As I wrote last week, the wind whispers, the lakes ripple and history and the past collide to color moor, mist and moss in the English Lake District. Comfort and wellness for the poets and writers of the 18th and 19th centuries resided in solitude and nature's impassive silence and moment of being.
It bears little resemblance to today's "wellness" industries with their magical thinking, mugwort steam, crystals and rose quartz. History teaches that life and death played out on a dramatic and often short-lived stage, minus endless questions centered around Why am I so unhappy?
Sipping coffee on the front porch in the early morning air, I watch the first pink and orange streaks of light rise over the horizon. I feel lucky to be born now, in this time and place. Writers have always echoed and honored refrains of the past—not tearing everything down and starting from scratch, as happening now in our country. Wellness can be found in that sunrise, that writing class, accepting that much of what is to come remains out of our control. It is not easy. It never has been for us women.
I went to Scotland and got somewhat re-acquainted with the story of Mary Queen of Scots. Imprisoned the last eighteen years of her life by her more powerful cousin and rival, Elizabeth I, Mary’s life was tragic and violent. Even her son, the future King of England (or the barrels of wine she consumed and bathed in), couldn't save the six-foot-tall beauty with the porcelain complexion from her eventual fate. I empathize with Elizabeth who saw Mary—for good reason—as a traitor and threat to her throne and legitimacy. Elizabeth, after all, had her own demons and destiny.
Poor Mary. She rode over bleak moors to rescue the wounded Earl of Bothwell—her third and final husband— in her quest to find a true and lasting relationship. But while she was pursuing this ill-fated venture, risking health and almost dying by the time she reached Hermitage Castle, she must have sensed the existential reality—not even a queen could outsmart life's twists and turns.
In Britain, we find these dramatic stories of women born into power through inheritance. In America, the self-made woman struggles to grab her piece of power, seeks autonomy from male-dominated professions and men who can make or break her career … she attempts victory over a political system riddled with misogyny. We pay big bucks to self-help gurus to help us right our thyroids, improve our sex lives, find instant remedies at the touch of a texted bar code, a podcast.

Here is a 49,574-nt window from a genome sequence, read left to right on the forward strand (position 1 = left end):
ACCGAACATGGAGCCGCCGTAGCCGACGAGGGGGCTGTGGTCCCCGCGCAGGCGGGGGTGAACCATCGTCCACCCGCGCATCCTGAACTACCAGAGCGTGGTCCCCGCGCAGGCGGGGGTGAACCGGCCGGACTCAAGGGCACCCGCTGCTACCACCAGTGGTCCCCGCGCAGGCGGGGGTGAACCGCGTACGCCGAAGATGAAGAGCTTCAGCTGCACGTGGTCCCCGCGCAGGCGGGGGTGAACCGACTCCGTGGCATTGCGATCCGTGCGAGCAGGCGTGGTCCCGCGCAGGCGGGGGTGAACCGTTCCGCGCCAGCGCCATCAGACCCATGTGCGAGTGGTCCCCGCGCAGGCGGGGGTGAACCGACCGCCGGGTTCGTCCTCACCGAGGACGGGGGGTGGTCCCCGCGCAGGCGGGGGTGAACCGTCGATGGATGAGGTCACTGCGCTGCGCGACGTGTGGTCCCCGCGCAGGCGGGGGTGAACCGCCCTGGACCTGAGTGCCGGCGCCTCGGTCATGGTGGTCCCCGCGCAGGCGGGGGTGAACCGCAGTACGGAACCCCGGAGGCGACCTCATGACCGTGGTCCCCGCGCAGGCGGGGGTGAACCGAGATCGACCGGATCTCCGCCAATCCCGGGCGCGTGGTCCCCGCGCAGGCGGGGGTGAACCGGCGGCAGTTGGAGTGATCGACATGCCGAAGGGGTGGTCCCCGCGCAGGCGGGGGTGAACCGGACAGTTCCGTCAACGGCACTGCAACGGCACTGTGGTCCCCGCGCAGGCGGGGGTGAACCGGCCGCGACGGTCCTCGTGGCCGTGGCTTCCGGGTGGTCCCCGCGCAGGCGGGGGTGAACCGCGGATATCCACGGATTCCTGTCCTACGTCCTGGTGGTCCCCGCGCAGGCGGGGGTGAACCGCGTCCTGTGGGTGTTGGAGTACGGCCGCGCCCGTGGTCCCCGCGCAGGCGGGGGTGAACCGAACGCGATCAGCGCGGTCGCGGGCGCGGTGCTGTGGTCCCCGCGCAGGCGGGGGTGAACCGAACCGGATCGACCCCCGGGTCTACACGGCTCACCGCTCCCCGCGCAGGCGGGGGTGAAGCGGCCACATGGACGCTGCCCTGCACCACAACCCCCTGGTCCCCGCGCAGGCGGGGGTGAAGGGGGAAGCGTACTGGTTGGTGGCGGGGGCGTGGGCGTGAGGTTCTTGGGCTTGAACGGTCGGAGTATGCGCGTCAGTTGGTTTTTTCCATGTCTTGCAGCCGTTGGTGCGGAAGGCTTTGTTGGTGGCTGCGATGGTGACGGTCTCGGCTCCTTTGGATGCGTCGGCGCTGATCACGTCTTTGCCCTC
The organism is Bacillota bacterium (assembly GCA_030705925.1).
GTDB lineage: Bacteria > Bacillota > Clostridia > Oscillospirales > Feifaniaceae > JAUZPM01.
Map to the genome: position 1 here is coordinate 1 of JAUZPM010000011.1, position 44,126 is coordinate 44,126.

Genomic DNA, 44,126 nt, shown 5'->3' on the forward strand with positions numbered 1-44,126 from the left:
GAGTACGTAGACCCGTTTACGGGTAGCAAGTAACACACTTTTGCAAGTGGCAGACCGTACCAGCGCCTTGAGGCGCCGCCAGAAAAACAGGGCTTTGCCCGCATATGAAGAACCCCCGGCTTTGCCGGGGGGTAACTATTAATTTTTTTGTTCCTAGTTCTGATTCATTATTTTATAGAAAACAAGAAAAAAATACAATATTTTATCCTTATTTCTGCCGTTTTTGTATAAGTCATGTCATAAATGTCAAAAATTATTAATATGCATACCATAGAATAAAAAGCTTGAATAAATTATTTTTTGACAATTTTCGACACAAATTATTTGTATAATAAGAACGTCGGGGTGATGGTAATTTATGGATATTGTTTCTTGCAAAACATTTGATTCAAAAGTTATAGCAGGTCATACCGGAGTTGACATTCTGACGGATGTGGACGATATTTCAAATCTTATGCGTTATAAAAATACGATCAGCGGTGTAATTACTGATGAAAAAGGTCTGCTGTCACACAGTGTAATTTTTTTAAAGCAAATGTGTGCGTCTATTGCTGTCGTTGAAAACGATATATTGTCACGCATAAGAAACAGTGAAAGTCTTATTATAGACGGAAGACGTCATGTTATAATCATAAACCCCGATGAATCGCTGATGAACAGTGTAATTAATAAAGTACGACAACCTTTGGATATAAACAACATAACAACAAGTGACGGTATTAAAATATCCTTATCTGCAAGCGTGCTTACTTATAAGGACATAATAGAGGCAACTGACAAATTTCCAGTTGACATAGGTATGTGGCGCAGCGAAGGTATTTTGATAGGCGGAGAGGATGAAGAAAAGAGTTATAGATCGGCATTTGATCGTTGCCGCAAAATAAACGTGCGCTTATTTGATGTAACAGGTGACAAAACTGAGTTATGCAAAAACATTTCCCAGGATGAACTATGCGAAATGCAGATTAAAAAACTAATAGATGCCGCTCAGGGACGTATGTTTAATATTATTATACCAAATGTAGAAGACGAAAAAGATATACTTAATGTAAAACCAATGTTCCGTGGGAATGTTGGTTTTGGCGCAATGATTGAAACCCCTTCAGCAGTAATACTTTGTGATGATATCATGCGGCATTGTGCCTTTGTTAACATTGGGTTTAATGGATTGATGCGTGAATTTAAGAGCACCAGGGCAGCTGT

After I left the desolate ruins of Hermitage Castle, I traveled to Jedburgh and the house where Mary lived—albeit she remained only a month. I thought of her praying for salvation that would never arrive. How would it end for her? I read her final letter, preserved in a glass case. She expressed victimization and being misunderstood. But accept her fate she did.
I walked a steep hill to the jail overlooking the Scottish countryside. A display featured an impoverished woman incarcerated in solitary confinement for a month for stealing a potato, slowly going mad in her isolation. There was no wrangling out of the sentence, no jury of her peers, no "wait, you don't understand, give me a second chance." The anonymous faces of the dead haunt the Anglo-Scottish border.
- Travel (despite how much I hate airports, airplanes and time changes).
- Teach a workshop on publishing with the intent to encourage everyone to become an author, if they desire.
- Offer a writing workshop on childhood memories.
- Keep writing and finish another book.
- Drive to Salem, Massachusetts to celebrate "witches" burned at the stake.
- Take an online poetry series.
- Continue to focus on stress reduction.
- Don't be so hard on myself.